Thursday, March 26, 2009

I Love Mrs. Baird's... Bakery

Earlier this month, our homeschool group took a field trip to Mrs. Baird's Bakery in Fort Worth.

After we were ushered into the classroom, our tour guide told us we were in for a real treat. The smaller bakery that offers tours was closed that day for unscheduled maintenance, so instead of rescheduling us, she decided to take us across the parking lot to the larger bakery. Score!

We watched a cartoon video about the history of Mrs. Baird's Bread and how the bread is made, then we put on hair nets and hard hats with earphones and walked next door.

The factory was loud, as was to be expected. We saw not only bread being made, baked, and cooled, but we also got to see icing being spread on top of cinnamon rolls and mini donuts traveling on conveyor belts, on their way to be smothered in powdered sugar or bathed in chocolate. We saw where their delicious honey buns are made, but they were finished with that for the day. We also got to see where the bread is sliced and packaged, but that was also temporarily shut down.

On our way out of the factory area, each of us was given a package of mini chocolate donuts and a honey bun.

Our next stop was a replica of Mrs. Baird's original kitchen, where she baked 4 loaves of bread at a time. For more information on Mrs. Baird's history, check out "Meet Mrs. Baird" on the company's website.

After our tour was over, we went back into the classroom and sampled some fresh, warm bread and butter. Mmmmm...

Down the street, there was a Mrs. Baird's Bakery Outlet where you can buy day old bread at half-price as well as other things made in the bakery. There's also an outlet near our library, so I think we'll go from time to time.

Unfortunately the Mrs. Baird's bread we've bought at local grocery stores gets hard after just a day or two. The boys eat sandwiches for lunch almost daily, so hard bread doesn't go over well. For Billy and the boys, I buy Sunbeam bread, which I've noticed stays soft for about a week. For myself, I do buy Mrs. Baird's Bread - the Honey 7 Grain variety, which has sunflower seeds and other goodies baked into it. One loaf will last me two weeks, though, since I only eat a half a sandwich for lunch almost daily. Yes, the bread gets a little dry after a while, but it doesn't seem to get as hard as the white bread. I'm happy with it.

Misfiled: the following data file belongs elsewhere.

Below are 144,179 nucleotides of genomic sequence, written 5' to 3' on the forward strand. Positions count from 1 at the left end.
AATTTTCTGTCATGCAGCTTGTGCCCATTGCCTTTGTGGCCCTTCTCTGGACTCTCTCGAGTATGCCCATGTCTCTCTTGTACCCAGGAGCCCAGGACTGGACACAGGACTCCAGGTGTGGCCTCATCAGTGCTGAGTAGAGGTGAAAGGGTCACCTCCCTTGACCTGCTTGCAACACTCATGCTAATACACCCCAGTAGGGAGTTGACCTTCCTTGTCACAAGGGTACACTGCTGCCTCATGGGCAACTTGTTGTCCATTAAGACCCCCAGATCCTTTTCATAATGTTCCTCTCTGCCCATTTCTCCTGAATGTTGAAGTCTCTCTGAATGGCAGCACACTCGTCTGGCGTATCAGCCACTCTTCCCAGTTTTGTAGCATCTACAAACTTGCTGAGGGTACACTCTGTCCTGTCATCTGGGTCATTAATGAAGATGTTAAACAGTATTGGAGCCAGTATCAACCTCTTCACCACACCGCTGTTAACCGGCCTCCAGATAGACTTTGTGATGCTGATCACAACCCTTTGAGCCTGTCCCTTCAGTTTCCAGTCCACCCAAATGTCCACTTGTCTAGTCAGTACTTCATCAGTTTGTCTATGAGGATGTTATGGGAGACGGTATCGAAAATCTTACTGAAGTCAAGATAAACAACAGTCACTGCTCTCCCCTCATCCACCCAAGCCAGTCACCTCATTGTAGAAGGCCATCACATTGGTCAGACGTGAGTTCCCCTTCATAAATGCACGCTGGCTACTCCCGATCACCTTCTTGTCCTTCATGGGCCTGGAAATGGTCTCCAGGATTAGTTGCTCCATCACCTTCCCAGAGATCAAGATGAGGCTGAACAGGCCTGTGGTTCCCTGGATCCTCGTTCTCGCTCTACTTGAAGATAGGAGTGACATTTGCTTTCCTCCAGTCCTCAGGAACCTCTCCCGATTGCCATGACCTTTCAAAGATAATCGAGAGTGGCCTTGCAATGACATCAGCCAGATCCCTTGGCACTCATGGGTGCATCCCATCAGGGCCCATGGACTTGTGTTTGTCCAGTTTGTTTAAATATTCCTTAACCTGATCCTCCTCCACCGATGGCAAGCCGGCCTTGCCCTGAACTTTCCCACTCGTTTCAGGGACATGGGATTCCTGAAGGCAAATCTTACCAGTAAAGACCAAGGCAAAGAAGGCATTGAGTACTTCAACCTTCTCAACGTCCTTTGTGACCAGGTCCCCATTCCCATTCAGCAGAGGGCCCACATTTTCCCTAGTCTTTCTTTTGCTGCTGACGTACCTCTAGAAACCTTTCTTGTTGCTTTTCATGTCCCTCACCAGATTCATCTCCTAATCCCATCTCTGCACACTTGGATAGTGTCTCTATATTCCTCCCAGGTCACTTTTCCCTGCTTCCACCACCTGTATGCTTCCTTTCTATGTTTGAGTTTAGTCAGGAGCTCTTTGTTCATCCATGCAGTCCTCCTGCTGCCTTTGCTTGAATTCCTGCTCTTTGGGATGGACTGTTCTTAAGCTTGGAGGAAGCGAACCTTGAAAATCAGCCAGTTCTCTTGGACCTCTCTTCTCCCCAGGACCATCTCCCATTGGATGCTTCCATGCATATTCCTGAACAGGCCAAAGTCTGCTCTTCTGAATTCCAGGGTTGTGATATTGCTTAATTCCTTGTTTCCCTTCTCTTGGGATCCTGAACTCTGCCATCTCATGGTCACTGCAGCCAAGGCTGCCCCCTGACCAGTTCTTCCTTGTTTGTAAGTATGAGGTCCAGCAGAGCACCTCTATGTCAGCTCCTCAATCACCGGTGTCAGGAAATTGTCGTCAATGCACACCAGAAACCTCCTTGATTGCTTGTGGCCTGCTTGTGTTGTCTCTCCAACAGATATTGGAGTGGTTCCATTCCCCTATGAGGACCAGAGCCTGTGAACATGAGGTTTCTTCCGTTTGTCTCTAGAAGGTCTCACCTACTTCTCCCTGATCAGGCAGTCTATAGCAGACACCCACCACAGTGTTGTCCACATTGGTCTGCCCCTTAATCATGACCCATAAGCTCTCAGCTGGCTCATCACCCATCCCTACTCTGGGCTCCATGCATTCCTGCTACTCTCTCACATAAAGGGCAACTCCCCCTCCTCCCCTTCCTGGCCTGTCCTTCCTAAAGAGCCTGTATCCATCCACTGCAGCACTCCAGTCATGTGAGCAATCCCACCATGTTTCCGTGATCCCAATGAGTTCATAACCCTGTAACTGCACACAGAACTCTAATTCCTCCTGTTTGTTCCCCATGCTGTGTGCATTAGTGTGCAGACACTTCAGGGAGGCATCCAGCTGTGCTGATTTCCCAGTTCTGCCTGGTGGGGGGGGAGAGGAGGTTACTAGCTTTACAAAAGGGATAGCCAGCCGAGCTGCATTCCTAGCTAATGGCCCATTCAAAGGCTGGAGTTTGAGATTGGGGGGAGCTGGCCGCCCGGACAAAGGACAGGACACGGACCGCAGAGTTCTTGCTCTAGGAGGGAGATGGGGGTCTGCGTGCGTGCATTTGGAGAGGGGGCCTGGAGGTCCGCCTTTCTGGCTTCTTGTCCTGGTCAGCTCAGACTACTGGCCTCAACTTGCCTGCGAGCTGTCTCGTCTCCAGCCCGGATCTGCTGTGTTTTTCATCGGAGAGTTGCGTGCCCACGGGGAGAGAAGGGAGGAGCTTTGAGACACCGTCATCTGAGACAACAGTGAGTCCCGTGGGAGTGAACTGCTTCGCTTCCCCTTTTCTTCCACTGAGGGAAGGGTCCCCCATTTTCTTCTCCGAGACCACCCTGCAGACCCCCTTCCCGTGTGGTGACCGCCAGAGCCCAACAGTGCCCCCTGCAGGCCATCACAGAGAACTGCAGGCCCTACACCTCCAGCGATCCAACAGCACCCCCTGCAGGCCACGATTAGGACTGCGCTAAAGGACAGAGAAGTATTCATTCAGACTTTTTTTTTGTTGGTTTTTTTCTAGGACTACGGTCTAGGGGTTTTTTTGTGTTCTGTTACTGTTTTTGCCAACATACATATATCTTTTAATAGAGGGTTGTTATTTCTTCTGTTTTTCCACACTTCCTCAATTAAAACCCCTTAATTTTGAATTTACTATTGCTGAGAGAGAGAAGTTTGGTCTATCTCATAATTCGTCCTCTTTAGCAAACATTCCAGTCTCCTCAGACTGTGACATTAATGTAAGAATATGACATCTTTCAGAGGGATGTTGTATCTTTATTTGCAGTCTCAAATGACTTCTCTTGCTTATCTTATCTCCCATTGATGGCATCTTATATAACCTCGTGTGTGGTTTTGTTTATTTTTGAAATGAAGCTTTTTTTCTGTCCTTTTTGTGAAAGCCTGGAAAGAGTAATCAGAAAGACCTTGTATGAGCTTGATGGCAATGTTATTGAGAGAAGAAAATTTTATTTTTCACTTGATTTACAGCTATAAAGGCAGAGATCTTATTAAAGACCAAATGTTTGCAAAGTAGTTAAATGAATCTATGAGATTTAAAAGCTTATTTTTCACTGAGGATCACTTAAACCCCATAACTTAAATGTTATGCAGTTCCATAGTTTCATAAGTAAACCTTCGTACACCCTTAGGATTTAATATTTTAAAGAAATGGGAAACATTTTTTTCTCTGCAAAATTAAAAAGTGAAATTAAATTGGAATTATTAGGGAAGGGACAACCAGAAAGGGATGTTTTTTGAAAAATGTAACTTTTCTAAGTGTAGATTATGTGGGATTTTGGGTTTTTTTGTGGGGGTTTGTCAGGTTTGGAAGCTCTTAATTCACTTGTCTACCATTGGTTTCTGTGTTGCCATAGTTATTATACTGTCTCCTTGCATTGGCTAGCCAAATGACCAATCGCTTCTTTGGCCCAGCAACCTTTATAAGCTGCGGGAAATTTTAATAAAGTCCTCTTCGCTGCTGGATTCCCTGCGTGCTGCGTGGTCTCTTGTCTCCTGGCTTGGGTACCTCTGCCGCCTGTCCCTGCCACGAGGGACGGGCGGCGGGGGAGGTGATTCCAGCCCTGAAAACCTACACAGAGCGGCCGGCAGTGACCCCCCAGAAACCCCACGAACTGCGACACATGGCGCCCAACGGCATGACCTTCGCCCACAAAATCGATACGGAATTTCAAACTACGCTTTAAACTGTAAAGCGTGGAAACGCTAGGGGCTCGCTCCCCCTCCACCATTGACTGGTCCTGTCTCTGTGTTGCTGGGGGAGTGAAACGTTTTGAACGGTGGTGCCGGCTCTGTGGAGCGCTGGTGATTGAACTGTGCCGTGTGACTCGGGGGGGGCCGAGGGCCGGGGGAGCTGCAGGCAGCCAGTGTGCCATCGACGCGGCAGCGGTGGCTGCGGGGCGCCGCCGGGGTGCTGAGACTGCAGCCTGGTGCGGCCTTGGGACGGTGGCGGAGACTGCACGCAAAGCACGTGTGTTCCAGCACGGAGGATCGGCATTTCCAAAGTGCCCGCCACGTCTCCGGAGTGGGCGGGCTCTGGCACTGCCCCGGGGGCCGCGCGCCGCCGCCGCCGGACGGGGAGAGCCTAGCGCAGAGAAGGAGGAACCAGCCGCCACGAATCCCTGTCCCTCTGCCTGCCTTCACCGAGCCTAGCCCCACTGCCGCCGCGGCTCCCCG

We enjoyed the bakery tour and the boys have already said they're ready to go back. If you're interested in going, it's a great experience, but you have to request a reservation up to two weeks in advance. Small groups and families can probably get in easier than larger groups like ours. To schedule a tour, visit their website.

A few things we learned...

*The main ingredients in Mrs. Baird's Bread are flour, yeast, water, and milk.

*The factories run 24/7, with two days off each year - Thanksgiving and Christmas.

*Mrs. Baird's Bread can be found in TX and neighboring states, as well as MO.

*Wendy's restaurants are the largest local (DFW) consumer of Mrs. Baird's hamburger buns.

*The factory can bake 2,000 loaves of bread at once. The bread takes 20 minutes to bake and 2 hours to cool (if I remember correctly). We saw 20,000 loaves cooling on a rotating rack when we visited.

No comments: